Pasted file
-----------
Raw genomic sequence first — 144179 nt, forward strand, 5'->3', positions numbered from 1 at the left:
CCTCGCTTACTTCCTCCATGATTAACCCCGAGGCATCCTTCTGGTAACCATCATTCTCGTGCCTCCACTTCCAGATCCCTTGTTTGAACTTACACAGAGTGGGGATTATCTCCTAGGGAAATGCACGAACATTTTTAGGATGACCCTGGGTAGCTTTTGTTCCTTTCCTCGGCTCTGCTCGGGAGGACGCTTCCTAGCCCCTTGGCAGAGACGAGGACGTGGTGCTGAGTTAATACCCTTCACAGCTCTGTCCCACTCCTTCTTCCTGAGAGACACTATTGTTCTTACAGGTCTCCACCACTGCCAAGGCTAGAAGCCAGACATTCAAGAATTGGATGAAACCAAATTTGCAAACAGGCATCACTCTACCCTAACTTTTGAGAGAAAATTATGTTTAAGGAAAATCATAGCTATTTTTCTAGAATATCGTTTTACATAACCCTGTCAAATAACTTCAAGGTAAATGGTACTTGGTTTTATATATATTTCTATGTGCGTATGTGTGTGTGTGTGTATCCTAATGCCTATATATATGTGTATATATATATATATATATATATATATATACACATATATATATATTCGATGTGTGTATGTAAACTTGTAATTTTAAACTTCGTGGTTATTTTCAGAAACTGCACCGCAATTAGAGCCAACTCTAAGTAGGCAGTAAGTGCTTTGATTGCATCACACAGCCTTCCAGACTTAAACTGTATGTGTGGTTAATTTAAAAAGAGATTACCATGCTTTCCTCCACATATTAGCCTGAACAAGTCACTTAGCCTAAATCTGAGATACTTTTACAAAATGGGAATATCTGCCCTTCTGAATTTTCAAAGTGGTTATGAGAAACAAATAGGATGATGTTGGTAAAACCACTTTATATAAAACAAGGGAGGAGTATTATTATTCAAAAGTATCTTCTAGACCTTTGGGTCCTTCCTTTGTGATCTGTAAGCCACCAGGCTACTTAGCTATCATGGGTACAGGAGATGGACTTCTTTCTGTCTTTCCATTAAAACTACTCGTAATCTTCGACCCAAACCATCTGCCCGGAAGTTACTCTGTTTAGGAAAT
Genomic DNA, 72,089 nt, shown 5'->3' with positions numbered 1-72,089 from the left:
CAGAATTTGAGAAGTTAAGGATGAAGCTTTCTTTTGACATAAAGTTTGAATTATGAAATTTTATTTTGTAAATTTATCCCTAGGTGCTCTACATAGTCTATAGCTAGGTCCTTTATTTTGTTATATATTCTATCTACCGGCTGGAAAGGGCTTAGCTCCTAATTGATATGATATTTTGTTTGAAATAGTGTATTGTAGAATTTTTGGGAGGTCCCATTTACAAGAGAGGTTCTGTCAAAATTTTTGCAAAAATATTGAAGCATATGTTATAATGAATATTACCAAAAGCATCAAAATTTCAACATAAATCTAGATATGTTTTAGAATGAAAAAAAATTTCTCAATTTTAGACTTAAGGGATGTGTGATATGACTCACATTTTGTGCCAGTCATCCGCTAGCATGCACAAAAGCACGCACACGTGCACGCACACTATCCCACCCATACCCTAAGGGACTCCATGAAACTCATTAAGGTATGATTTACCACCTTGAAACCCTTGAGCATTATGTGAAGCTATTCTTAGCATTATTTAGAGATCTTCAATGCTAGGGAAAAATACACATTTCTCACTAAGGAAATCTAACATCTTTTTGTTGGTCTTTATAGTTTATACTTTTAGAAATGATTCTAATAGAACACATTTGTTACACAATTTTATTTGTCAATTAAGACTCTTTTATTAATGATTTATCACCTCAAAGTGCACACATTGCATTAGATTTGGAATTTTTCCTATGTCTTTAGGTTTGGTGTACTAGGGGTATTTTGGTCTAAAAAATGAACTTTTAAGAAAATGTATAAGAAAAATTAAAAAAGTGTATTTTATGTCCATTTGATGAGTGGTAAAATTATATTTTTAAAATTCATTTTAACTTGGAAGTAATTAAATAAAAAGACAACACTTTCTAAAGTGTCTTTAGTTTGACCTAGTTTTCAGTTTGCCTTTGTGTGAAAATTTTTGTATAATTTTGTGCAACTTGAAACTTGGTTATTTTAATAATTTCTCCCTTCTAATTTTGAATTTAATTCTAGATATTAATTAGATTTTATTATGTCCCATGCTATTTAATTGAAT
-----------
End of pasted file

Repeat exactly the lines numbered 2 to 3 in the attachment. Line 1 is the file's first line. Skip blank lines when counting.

CCTCGCTTACTTCCTCCATGATTAACCCCGAGGCATCCTTCTGGTAACCATCATTCTCGTGCCTCCACTTCCAGATCCCTTGTTTGAACTTACACAGAGTGGGGATTATCTCCTAGGGAAATGCACGAACATTTTTAGGATGACCCTGGGTAGCTTTTGTTCCTTTCCTCGGCTCTGCTCGGGAGGACGCTTCCTAGCCCCTTGGCAGAGACGAGGACGTGGTGCTGAGTTAATACCCTTCACAGCTCTGTCCCACTCCTTCTTCCTGAGAGACACTATTGTTCTTACAGGTCTCCACCACTGCCAAGGCTAGAAGCCAGACATTCAAGAATTGGATGAAACCAAATTTGCAAACAGGCATCACTCTACCCTAACTTTTGAGAGAAAATTATGTTTAAGGAAAATCATAGCTATTTTTCTAGAATATCGTTTTACATAACCCTGTCAAATAACTTCAAGGTAAATGGTACTTGGTTTTATATATATTTCTATGTGCGTATGTGTGTGTGTGTGTATCCTAATGCCTATATATATGTGTATATATATATATATATATATATATATATACACATATATATATATTCGATGTGTGTATGTAAACTTGTAATTTTAAACTTCGTGGTTATTTTCAGAAACTGCACCGCAATTAGAGCCAACTCTAAGTAGGCAGTAAGTGCTTTGATTGCATCACACAGCCTTCCAGACTTAAACTGTATGTGTGGTTAATTTAAAAAGAGATTACCATGCTTTCCTCCACATATTAGCCTGAACAAGTCACTTAGCCTAAATCTGAGATACTTTTACAAAATGGGAATATCTGCCCTTCTGAATTTTCAAAGTGGTTATGAGAAACAAATAGGATGATGTTGGTAAAACCACTTTATATAAAACAAGGGAGGAGTATTATTATTCAAAAGTATCTTCTAGACCTTTGGGTCCTTCCTTTGTGATCTGTAAGCCACCAGGCTACTTAGCTATCATGGGTACAGGAGATGGACTTCTTTCTGTCTTTCCATTAAAACTACTCGTAATCTTCGACCCAAACCATCTGCCCGGAAGTTACTCTGTTTAGGAAAT
Genomic DNA, 72,089 nt, shown 5'->3' with positions numbered 1-72,089 from the left: